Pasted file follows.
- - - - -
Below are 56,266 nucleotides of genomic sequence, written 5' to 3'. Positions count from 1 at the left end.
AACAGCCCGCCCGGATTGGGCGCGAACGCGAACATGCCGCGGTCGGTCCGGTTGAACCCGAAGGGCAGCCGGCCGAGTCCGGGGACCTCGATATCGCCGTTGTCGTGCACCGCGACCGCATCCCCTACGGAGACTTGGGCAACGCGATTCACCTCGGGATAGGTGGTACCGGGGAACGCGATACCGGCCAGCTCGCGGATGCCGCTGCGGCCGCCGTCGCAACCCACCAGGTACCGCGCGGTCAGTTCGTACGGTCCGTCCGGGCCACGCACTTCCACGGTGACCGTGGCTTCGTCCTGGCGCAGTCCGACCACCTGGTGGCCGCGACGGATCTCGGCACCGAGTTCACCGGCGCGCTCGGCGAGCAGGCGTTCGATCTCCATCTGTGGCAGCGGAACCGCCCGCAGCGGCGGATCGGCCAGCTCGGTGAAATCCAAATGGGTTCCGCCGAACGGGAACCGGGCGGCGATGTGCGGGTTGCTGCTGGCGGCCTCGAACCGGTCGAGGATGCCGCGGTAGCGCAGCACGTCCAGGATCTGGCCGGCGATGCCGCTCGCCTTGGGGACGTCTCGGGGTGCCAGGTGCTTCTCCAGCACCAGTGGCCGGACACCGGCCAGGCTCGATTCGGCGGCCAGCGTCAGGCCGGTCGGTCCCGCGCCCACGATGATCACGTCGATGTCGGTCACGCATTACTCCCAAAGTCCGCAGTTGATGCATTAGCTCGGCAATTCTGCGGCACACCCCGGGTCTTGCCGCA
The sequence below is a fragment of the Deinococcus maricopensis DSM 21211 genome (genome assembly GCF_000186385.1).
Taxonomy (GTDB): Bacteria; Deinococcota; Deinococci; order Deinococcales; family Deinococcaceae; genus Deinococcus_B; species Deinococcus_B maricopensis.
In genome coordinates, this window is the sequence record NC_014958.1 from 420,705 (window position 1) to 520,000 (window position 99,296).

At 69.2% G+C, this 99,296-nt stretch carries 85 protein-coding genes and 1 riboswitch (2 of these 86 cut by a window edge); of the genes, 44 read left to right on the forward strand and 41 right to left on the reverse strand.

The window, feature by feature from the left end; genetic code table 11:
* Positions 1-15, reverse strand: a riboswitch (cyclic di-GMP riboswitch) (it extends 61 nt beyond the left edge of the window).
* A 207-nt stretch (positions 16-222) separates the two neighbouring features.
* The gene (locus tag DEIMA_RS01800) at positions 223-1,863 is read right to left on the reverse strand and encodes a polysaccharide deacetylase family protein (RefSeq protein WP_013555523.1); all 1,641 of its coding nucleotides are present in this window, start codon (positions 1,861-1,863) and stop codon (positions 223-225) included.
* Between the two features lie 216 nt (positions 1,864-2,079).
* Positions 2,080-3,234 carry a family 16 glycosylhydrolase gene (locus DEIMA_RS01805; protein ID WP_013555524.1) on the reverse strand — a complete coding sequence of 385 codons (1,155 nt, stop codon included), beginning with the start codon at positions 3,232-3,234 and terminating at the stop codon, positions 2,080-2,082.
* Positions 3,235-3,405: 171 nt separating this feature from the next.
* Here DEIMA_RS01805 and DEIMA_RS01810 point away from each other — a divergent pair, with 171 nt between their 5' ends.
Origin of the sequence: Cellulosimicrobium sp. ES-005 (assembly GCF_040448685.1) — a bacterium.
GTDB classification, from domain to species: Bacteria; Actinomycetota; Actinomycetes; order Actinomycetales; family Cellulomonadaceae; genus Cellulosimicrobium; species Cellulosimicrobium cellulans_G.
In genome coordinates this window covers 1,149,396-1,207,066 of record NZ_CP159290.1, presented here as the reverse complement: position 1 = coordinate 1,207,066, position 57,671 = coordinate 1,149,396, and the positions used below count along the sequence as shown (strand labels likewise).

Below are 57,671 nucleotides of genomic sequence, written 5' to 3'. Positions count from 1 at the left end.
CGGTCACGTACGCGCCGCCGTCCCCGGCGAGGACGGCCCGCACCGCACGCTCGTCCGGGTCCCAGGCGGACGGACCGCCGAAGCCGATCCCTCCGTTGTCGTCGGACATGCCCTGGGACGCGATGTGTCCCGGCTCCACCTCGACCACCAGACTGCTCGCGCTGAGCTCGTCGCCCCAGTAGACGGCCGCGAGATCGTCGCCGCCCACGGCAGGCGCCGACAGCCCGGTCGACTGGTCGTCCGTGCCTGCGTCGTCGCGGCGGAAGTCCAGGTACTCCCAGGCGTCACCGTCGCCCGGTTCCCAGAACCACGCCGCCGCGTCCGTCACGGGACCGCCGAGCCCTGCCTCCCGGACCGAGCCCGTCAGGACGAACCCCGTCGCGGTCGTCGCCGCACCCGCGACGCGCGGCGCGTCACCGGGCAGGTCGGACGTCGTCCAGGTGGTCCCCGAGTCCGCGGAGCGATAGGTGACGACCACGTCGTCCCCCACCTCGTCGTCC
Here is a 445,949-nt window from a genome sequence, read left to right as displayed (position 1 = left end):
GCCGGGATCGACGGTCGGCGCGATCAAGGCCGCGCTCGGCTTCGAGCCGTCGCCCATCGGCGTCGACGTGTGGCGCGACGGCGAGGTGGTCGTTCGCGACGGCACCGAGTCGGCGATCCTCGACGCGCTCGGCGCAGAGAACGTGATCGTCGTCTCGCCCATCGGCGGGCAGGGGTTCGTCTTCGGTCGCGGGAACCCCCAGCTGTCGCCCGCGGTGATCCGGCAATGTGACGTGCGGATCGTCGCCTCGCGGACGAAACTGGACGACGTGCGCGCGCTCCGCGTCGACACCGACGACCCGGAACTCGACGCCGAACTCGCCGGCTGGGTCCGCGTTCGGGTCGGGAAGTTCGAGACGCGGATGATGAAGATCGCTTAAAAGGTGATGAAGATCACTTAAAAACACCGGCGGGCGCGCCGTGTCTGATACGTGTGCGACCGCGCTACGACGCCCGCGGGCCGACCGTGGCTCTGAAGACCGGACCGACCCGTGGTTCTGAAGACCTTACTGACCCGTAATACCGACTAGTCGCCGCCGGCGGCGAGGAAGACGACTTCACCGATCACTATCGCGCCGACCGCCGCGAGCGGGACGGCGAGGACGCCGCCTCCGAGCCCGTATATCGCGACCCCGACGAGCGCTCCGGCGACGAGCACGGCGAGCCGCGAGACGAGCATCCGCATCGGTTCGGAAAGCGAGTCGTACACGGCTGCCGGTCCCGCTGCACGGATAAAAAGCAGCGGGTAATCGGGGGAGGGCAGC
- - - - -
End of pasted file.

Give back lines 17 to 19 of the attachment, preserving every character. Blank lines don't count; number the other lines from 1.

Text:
In genome coordinates this window covers 1,149,396-1,207,066 of record NZ_CP159290.1, presented here as the reverse complement: position 1 = coordinate 1,207,066, position 57,671 = coordinate 1,149,396, and the positions used below count along the sequence as shown (strand labels likewise).

Below are 57,671 nucleotides of genomic sequence, written 5' to 3'. Positions count from 1 at the left end.
CGGTCACGTACGCGCCGCCGTCCCCGGCGAGGACGGCCCGCACCGCACGCTCGTCCGGGTCCCAGGCGGACGGACCGCCGAAGCCGATCCCTCCGTTGTCGTCGGACATGCCCTGGGACGCGATGTGTCCCGGCTCCACCTCGACCACCAGACTGCTCGCGCTGAGCTCGTCGCCCCAGTAGACGGCCGCGAGATCGTCGCCGCCCACGGCAGGCGCCGACAGCCCGGTCGACTGGTCGTCCGTGCCTGCGTCGTCGCGGCGGAAGTCCAGGTACTCCCAGGCGTCACCGTCGCCCGGTTCCCAGAACCACGCCGCCGCGTCCGTCACGGGACCGCCGAGCCCTGCCTCCCGGACCGAGCCCGTCAGGACGAACCCCGTCGCGGTCGTCGCCGCACCCGCGACGCGCGGCGCGTCACCGGGCAGGTCGGACGTCGTCCAGGTGGTCCCCGAGTCCGCGGAGCGATAGGTGACGACCACGTCGTCCCCCACCTCGTCGTCC